Following on the success of the Mars Pathfinder program JPL once again requested our engineers be instrumental in the mechanical design of the several of the actuators for the Mars Volatiles and Climate Surveyor (MVACS) program. Engineers currently at Rocketstar Robotics were responsible for the mechanical design of the camera pointing actuators as well as the motors used to operate each axis of the robotic arm. The camera pointing actuators were of a similar design configuration to those used on Pathfinder but the robot arm motors were a new brush motor configuration designed specifically for the low pressure CO2 environment. Unfortunately the vehicle was lost during the landing sequence.

Mars Pathfinder

Pathfinder with Rocketstar Engineers' Contributions
Rocketstar Robotics' engineers' contributions to the
Mars Pathfinder Mission:

1. Azimuth Camera Pointing Actuator
2. Elevation Camera Pointing Actuator
3. Airbag Retraction Actuator Planetary Gearbox
4. Airbag Retraction Actuator Planetary Gearbox
5. Airbag Retraction Actuator Planetary Gearbox
6. Airbag Retraction Actuator Planetary Gearbox
7. Airbag Retraction Actuator Planetary Gearbox
8. Airbag Retraction Actuator Planetary Gearbox
9. High Gain Antenna Gimbal

Mars Pathfinder was the first opportunity for engineers currently at Rocketstar Robotics to have design responsibility for components on a Mars lander. Our engineering talent was responsible for the mechanical design of the airbag retraction actuator gearboxes, the camera pointing mechanisms and the high gain antenna gimbal.  The five stage planetary gearboxes for the airbag retraction actuators was used to retract the airbags used to cushion the impact of the landing.

The camera pointing mechanisms provided the imager for Mars Pathfinder with pointing capability in both azimuth and elevation and  featured permanent magnet stepper motors and three stage planetary gearboxes.  The same exact units were then flown on Mars Polar Lander (MVACS) and most recently on the Mars Phoenix Lander.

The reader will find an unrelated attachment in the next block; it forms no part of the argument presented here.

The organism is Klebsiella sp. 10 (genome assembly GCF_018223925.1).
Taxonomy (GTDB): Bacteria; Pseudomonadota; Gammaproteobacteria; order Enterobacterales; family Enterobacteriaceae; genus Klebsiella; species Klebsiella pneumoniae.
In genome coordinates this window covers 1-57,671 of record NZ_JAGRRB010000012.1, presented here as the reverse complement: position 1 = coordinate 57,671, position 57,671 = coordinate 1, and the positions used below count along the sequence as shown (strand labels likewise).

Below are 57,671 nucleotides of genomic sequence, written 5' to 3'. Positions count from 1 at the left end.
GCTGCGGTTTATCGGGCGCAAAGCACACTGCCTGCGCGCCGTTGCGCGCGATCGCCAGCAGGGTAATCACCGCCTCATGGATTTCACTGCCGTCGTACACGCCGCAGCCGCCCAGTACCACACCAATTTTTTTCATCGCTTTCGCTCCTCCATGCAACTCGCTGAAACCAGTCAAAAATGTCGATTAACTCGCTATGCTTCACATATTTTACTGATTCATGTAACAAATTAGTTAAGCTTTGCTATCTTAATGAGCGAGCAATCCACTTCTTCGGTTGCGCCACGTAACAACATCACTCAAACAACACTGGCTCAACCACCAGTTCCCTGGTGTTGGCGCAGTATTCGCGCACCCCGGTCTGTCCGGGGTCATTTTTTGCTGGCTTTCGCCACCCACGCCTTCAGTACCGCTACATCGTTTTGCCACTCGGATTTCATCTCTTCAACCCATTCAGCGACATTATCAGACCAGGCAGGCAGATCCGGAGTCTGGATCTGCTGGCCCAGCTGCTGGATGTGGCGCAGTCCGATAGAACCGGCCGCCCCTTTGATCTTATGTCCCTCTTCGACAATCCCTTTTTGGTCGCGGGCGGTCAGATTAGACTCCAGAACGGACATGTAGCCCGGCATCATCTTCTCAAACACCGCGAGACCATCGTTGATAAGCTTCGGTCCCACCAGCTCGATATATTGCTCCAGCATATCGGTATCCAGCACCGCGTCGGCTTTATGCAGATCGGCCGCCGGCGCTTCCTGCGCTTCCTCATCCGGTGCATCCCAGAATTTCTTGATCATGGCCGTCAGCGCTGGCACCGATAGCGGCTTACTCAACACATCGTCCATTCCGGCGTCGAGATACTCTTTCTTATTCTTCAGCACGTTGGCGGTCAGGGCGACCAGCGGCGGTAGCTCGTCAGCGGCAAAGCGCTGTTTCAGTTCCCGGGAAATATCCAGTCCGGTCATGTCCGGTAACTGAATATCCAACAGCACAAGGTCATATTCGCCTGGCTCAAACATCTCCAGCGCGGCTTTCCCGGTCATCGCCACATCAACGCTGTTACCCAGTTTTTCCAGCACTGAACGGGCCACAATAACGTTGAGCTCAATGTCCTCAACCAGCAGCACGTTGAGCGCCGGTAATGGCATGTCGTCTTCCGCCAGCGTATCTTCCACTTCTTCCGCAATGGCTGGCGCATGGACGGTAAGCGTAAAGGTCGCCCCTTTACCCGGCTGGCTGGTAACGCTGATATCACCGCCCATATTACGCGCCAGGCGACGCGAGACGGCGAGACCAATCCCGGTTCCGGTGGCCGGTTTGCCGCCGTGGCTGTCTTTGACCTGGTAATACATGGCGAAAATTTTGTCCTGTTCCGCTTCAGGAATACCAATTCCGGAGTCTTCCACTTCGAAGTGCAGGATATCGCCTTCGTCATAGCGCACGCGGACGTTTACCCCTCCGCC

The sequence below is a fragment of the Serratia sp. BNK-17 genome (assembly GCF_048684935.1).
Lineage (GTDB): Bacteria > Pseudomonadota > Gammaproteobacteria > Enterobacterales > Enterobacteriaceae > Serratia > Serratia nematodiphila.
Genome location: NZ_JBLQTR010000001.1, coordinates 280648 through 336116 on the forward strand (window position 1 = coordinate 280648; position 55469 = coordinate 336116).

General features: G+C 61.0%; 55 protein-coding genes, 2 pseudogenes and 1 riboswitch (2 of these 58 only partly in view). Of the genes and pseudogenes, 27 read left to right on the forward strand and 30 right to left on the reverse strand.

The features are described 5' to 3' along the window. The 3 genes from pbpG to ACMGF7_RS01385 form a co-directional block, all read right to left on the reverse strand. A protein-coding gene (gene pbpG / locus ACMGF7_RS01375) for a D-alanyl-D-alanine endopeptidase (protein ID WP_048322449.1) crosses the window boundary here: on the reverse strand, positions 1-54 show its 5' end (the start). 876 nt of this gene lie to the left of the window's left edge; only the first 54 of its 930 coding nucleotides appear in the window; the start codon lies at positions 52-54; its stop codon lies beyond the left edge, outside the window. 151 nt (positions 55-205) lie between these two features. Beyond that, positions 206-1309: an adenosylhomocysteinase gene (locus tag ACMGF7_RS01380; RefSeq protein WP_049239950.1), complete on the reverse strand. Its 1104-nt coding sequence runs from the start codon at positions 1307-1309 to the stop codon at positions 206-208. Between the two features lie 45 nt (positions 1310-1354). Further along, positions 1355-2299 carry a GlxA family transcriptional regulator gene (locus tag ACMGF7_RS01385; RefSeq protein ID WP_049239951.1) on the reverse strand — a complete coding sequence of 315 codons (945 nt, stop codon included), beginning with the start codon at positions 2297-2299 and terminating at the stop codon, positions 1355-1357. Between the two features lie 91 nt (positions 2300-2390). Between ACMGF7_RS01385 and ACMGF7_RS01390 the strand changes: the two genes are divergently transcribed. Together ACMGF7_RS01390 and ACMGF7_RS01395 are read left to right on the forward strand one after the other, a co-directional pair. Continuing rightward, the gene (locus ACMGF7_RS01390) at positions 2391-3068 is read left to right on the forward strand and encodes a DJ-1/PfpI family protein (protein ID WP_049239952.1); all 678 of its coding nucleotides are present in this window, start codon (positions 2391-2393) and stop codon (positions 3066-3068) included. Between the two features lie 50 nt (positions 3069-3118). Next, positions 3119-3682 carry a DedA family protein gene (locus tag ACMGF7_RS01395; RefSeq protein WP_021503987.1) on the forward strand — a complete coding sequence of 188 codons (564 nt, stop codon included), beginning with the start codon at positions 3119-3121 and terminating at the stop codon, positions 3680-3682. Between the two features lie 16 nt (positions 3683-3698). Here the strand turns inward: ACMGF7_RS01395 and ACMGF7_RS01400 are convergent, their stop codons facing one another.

Pathfinder High Gain Antenna Gimbal
Douglas Packard, Rocketstar Robotics Chief Technical Officer
was responsible for the design of the Mars Pathfinder High Gain
Antenna Gimbal while at JPL

Another critical aspect of the Mars Pathfinder program that engineers now at Rocketstar Robotics can claim design responsibility for is the High Gain Antenna Gimbal for Pathfinder.  This critical mechanism provided antenna pointing for the critical communications link between pathfinder and earth.  This engineering and design was done our Chief Technical Officer, Douglas Packard, while he was employed at the Jet Propulsion Laboratory in Pasadena.

 

Mars Observer

Mars Observer with Rocketstar Engineers' Contributions
Rocketstar Robotics' engineers' contributions to the
Mars Observer Mission:

1. Six Span Latching Deployment Hinge
2. Six Span Latching Deployment Hinge
3. Four Span Latching Deployment Hinge
4. Four Span Latching Deployment Hinge
5. Interpanel Latching Deployment Hinge
6. Interpanel Latching Deployment Hinge
7. Interpanel Latching Deployment Hinge
8. Interpanel Latching Deployment Hinge
9. 90 Degree Latching Boom Deployment Hinge
10. 180 Degree Latching Boom Deployment Hinge
11. Shear Tie Launch Restraints and Releases (8)
12. Interpanel Latching Deployment Hinge
13. Interpanel Latching Deployment Hinge

Rocketstar Robotics engineering talent had its first exposure to Mars mission work between 1987 and 1990 with the Mars Observer program. Mars Observer was designed to study Mars from orbit. Engineers currently at Rocketstar Robotics were responsible for the design of the solar panel deployment system for the Mars Observer spacecraft. The system provided a multiaxis passive deployment that was commanded in two phases. The first phase of deployment occurred during the transit to Mars and the second phase occurred after Mars orbit insertion. Each hinge axis featured latching features that eliminated hinge play passively. The system also included the design of eight shear tie stacks that restrained the system at launch and their associated release mechanisms. Unfortunately the vehicle was lost due to failures unrelated to the mechanisms.